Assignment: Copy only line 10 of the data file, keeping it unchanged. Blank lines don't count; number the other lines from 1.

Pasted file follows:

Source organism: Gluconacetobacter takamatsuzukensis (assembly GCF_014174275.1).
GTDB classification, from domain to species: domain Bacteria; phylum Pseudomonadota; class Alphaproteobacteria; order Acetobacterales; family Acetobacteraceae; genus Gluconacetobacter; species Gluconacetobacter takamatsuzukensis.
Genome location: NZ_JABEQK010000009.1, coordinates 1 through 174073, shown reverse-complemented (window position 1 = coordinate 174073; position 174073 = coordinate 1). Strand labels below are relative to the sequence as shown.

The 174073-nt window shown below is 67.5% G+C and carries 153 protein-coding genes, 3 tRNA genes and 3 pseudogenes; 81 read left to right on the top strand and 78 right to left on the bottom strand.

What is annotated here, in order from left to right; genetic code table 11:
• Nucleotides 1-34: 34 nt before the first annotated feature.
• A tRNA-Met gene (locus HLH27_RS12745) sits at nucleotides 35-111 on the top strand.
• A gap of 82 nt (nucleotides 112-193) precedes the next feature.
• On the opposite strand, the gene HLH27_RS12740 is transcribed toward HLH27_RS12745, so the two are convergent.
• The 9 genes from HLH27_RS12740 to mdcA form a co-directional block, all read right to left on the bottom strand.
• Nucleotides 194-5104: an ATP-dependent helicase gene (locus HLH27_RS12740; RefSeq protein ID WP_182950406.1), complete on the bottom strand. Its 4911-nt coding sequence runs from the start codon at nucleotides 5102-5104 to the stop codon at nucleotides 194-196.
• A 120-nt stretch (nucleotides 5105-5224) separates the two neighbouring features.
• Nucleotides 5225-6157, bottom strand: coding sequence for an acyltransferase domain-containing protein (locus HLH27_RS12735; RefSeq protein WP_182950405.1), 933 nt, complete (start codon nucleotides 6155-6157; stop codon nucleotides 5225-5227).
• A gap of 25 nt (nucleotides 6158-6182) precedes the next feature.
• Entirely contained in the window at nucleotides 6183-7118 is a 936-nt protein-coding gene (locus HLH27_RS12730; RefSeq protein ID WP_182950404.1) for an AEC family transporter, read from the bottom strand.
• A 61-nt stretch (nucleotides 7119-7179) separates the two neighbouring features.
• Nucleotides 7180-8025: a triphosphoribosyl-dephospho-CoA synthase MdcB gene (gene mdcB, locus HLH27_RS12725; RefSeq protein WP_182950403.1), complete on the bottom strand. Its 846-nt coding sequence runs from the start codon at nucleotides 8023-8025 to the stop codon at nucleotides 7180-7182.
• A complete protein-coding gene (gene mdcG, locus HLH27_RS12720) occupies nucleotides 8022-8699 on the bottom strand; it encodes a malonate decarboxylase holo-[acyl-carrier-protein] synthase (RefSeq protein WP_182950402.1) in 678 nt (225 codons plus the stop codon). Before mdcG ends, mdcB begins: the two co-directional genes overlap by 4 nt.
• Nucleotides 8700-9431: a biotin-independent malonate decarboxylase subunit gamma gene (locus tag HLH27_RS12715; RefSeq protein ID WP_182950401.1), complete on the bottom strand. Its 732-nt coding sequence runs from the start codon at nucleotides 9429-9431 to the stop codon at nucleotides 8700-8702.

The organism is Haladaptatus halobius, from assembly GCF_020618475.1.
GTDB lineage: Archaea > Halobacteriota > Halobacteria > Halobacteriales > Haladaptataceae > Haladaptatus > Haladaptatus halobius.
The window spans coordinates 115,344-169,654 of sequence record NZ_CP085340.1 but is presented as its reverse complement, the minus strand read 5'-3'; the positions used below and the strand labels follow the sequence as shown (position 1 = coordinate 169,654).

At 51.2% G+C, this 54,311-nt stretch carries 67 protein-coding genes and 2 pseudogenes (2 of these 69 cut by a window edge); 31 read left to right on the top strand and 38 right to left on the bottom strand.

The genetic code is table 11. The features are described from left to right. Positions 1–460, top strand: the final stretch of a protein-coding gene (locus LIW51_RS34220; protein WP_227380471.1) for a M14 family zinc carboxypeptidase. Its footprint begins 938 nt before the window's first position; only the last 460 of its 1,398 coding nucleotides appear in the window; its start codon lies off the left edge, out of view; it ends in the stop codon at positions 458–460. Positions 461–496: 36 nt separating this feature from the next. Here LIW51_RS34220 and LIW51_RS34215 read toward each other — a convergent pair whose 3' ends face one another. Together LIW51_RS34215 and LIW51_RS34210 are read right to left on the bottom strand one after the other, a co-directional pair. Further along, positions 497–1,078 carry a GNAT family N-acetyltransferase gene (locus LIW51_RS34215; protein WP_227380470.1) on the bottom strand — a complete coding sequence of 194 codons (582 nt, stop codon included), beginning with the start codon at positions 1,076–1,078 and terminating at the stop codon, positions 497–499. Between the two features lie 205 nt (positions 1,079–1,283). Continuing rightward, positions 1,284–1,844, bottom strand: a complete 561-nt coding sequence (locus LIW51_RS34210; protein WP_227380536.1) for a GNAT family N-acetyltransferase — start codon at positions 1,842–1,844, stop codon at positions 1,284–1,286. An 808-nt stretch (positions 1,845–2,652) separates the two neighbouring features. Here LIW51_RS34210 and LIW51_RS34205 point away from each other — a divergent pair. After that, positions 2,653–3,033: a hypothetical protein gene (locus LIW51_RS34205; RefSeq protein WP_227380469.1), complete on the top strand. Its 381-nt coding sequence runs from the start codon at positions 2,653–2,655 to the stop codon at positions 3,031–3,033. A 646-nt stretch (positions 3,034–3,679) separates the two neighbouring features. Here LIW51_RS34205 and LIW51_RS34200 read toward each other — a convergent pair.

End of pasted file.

• The 9 genes from HLH27_RS12740 to mdcA form a co-directional block, all read right to left on the bottom strand.